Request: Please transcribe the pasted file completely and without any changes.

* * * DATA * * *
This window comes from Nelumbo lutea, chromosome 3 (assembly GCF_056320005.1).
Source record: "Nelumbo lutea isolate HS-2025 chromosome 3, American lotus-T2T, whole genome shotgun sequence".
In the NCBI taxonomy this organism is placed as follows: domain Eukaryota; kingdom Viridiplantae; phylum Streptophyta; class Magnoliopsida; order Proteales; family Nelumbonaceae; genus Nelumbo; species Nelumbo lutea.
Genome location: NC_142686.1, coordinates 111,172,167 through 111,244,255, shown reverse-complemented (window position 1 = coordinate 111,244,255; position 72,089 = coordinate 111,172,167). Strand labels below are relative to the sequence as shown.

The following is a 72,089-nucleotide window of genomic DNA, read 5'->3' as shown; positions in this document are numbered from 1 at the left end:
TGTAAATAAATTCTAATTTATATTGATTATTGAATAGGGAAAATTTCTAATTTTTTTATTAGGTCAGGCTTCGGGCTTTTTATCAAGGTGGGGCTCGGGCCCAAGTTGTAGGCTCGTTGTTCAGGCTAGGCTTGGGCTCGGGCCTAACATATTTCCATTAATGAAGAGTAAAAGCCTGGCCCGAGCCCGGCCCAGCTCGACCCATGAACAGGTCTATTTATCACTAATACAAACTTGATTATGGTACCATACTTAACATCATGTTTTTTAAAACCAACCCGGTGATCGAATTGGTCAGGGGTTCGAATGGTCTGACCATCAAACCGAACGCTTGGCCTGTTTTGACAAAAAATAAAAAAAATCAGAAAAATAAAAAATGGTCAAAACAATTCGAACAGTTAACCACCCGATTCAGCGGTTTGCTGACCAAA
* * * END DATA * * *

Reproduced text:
This window comes from Nelumbo lutea, chromosome 3 (assembly GCF_056320005.1).
Source record: "Nelumbo lutea isolate HS-2025 chromosome 3, American lotus-T2T, whole genome shotgun sequence".
In the NCBI taxonomy this organism is placed as follows: domain Eukaryota; kingdom Viridiplantae; phylum Streptophyta; class Magnoliopsida; order Proteales; family Nelumbonaceae; genus Nelumbo; species Nelumbo lutea.
Genome location: NC_142686.1, coordinates 111,172,167 through 111,244,255, shown reverse-complemented (window position 1 = coordinate 111,244,255; position 72,089 = coordinate 111,172,167). Strand labels below are relative to the sequence as shown.

The following is a 72,089-nucleotide window of genomic DNA, read 5'->3' as shown; positions in this document are numbered from 1 at the left end:
TGTAAATAAATTCTAATTTATATTGATTATTGAATAGGGAAAATTTCTAATTTTTTTATTAGGTCAGGCTTCGGGCTTTTTATCAAGGTGGGGCTCGGGCCCAAGTTGTAGGCTCGTTGTTCAGGCTAGGCTTGGGCTCGGGCCTAACATATTTCCATTAATGAAGAGTAAAAGCCTGGCCCGAGCCCGGCCCAGCTCGACCCATGAACAGGTCTATTTATCACTAATACAAACTTGATTATGGTACCATACTTAACATCATGTTTTTTAAAACCAACCCGGTGATCGAATTGGTCAGGGGTTCGAATGGTCTGACCATCAAACCGAACGCTTGGCCTGTTTTGACAAAAAATAAAAAAAATCAGAAAAATAAAAAATGGTCAAAACAATTCGAACAGTTAACCACCCGATTCAGCGGTTTGCTGACCAAA